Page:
What do a cookbook and big data have to do with each other? Quite a bit, said Ilkay Altintas, the chief data science officer for the San Diego Supercomputer Center, motioning to the book “How to Cook Everything Fast,” which sits prominently on her office desk. Although it might seem like an odd choice of literature for Altintas, she sees it as central to her work. “That’s my dream project,” Altintas said. Link to the full article from UC San Diego Extension.

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Rommie Amaro: The Kavli Foundation Emerging Leader in Chemistry Lecture

Rommie Amaro giving the ACS Kavli Emerging Leader in Chemistry National Lecture at the Spring ACS.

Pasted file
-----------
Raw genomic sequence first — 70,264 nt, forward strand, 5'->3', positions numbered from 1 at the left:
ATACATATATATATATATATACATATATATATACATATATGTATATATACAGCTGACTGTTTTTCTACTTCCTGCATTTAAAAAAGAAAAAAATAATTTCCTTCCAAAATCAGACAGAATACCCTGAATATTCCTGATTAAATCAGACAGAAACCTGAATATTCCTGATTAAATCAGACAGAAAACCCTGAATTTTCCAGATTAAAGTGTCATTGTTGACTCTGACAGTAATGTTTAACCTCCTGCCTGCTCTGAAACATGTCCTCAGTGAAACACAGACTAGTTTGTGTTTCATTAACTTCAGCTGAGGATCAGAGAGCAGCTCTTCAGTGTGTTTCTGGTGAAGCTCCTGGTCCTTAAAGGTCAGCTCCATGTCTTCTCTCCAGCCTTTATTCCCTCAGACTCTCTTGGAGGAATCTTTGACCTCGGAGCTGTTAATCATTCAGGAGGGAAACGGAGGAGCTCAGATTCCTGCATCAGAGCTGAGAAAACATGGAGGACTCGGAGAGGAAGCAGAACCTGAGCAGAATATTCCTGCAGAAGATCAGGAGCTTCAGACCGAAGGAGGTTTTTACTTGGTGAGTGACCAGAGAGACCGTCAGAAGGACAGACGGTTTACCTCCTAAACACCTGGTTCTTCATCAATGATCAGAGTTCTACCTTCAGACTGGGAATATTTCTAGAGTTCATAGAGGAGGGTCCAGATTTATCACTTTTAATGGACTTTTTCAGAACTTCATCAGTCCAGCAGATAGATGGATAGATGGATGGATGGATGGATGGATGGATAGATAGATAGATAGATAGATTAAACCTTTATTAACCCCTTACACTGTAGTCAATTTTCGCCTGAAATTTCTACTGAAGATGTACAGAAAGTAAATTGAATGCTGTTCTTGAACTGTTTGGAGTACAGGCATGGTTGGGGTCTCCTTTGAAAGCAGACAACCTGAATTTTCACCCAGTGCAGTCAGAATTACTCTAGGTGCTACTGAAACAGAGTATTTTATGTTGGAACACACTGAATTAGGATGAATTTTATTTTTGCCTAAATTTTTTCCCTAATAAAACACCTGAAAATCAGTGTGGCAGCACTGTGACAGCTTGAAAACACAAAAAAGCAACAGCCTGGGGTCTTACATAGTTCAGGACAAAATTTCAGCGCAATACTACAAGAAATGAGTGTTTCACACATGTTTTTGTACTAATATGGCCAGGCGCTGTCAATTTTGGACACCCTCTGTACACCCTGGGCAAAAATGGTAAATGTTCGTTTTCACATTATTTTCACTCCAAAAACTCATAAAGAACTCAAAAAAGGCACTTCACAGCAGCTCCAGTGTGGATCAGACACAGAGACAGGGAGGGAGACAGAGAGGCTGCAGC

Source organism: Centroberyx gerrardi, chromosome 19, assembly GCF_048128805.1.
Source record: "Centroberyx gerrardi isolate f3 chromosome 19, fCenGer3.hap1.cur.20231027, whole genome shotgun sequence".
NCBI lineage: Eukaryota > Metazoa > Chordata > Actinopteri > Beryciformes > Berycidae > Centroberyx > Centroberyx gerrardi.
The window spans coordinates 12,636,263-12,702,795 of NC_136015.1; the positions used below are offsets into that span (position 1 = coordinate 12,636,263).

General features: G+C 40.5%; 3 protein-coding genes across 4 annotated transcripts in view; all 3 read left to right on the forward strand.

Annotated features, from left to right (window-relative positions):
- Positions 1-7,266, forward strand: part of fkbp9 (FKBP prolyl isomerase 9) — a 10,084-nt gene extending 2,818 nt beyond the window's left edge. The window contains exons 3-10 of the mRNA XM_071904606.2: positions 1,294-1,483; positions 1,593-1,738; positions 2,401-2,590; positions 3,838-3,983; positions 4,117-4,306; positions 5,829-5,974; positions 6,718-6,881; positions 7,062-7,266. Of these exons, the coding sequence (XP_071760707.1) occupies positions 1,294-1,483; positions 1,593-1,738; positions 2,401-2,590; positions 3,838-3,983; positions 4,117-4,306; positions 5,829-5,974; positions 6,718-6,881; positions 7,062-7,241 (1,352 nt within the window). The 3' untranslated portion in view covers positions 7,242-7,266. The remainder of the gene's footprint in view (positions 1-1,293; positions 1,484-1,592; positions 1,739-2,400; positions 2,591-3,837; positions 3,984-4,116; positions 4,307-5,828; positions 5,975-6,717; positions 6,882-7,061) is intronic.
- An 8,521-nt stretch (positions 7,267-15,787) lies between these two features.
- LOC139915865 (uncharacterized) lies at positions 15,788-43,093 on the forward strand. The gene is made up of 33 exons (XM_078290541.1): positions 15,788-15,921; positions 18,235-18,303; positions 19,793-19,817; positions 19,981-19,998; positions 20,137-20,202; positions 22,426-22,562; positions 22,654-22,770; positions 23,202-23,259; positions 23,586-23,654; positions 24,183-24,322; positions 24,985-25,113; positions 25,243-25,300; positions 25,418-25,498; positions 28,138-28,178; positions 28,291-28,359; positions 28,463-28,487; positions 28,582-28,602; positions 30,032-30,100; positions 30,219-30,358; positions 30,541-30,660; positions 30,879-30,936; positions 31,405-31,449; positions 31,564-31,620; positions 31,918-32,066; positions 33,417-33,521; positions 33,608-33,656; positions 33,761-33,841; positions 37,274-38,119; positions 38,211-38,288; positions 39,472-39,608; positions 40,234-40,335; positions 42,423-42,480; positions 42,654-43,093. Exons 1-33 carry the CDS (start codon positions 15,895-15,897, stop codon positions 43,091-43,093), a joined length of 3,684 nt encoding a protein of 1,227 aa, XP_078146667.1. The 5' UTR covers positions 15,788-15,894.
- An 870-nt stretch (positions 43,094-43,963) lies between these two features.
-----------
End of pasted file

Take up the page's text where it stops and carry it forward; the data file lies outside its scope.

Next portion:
Please see AMBER GPU MD workflow download links

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Rommie Amaro highlighted in Biophysics Week

The Biophysical Society’s Committees for Inclusion and Diversity (CID) and Professional Opportunities for Women (CPOW) have highlighted Rommie Amaro as an outstanding biophysicist who represent the diversity within the field.

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Andrew McCulloch’s article for Biophysics Week

Andrew McCulloch’s article about multiscale modeling for Biophysics Week!

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Ilkay Altintas wins the TCSC Award for Excellence

Ilkay Altintas wins the TCSC Award for Excellence in Scalable Computing for Early Career Researchers